Newspapers and other media outlets continuously report stories on corrupt activities involving casinos, money laundering, foreign influence, tax avoidance, offshore companies, tax havens, anti-corruption bodies, lax regulation, quantitative easing, and young families being shut out of overheated real-estate markets.
Are these disparate issues, or do they have a common theme?
It is time to connect the dots.
This article will argue that these issues all stem from compliant accountants and lawyers, and also politicians and government regulators who knowingly look the other way.
This week – hot on the heels of an exam cheating scandal at Big-4 Accounting firm KPMG[i] – comes news from the murky world of offshore finance involving global chartered accounting firms ably abetted by international law firms.
The latest investigation by the International Consortium of Investigative Journalists (ICIJ), a Washington-based group that became independent in 2017, has exposed thousands of offshore companies used by some of the richest and most powerful people in the world to hide their wealth.[ii]
The exposé lifted the lid on the financial affairs of dozens of world leaders, other public officials, and billionaires in 91 countries. The focus of this leak, as with ICIJ’s past ones, such as the Panama Papers in 2016[iii] and the Paradise Papers[iv] a year later, is the offshore dealings of the global elite.
Among those named were not only 330 politicians from 90 countries, but also celebrities, sports stars, judges, tax officials and the world’s richest individuals.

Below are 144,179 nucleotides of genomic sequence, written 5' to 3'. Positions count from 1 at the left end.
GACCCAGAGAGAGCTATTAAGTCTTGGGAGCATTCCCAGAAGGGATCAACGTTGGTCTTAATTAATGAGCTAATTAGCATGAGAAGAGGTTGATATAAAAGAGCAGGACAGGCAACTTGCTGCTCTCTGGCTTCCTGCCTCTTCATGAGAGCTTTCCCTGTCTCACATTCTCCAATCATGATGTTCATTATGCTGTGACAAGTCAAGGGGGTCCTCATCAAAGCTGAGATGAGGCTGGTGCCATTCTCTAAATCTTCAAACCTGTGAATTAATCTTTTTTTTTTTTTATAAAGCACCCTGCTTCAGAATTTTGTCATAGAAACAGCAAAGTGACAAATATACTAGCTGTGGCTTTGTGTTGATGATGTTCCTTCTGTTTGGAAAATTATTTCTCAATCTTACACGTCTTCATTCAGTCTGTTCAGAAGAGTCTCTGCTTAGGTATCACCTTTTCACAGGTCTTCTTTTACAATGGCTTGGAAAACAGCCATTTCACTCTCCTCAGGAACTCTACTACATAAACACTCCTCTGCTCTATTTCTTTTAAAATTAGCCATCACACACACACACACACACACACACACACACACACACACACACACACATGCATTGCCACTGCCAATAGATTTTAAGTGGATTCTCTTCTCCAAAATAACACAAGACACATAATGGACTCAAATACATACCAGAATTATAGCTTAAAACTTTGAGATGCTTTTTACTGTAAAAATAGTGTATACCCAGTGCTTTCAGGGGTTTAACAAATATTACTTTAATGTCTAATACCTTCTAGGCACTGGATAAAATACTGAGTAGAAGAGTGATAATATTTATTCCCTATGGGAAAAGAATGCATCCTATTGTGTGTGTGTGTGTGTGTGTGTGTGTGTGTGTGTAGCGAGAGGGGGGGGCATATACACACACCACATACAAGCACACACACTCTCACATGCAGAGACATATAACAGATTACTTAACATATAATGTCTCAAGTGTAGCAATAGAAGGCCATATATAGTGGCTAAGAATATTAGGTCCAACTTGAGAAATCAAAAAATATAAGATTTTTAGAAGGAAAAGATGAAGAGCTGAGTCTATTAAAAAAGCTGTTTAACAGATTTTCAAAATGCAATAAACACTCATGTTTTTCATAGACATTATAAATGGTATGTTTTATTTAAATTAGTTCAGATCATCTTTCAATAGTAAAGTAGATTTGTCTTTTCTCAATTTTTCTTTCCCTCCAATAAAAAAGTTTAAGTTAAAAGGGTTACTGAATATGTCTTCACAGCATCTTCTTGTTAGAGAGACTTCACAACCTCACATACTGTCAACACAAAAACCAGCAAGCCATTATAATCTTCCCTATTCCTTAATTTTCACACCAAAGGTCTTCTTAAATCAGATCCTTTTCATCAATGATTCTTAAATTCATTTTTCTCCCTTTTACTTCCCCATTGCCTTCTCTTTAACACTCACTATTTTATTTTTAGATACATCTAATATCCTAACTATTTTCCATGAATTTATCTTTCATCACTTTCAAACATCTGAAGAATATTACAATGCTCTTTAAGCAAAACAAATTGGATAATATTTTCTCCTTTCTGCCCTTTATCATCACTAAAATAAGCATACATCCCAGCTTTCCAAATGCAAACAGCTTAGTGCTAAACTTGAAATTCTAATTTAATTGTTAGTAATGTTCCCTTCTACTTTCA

The ICIJ investigation is a timely reminder that often there is one set of rules for the global elite, and another for everybody else.
Tax Avoidance vs. Tax Evasion
Before we continue, a word of caution. Not everyone that has been named in the various leaked papers by the ICIJ is undertaking criminal activity. There may be very legitimate reasons why individuals and companies wish to keep their financial dealings private. More on this later.
In Australia, the Pandora Papers have raised two related issues which are often confused – transparency about the ownership of Australian assets by non-residents, and disclosure by Australian residents of assets held overseas.
These two issues have very different effects for the Australian tax base.
As Australia’s tax laws are currently legislated, non-residents holding passive investments generally only have to pay Australian income tax on interests in Australian real estate. By comparison, Australian residents who hold assets offshore have obligations under tax laws to disclose those holdings in their Australian income tax returns and declare income earned overseas.[v]
Accountants and lawyers assist individuals in various ways to avoid tax legally by using structured tax shelters or changing their place of residence.
However, the mischief from a lack of transparency relating to foreign ownership is not one of legal tax avoidance, but one of tax evasion, a criminal activity often linked to money laundering. This article will focus on why Australia is seen as a ‘light-touch’ in terms of Anti-Money Laundering (AML) rules, and why this has come about.
Tax evasion is treated as a criminal offence in many countries (though famously dealt with more leniently in Switzerland). The smartest individual evaders use a combination of bank accounts, shell companies, trusts and foundations—often fronted by nominees so as to hide the real beneficial owner or controller—in one or more offshore financial centres.[vi]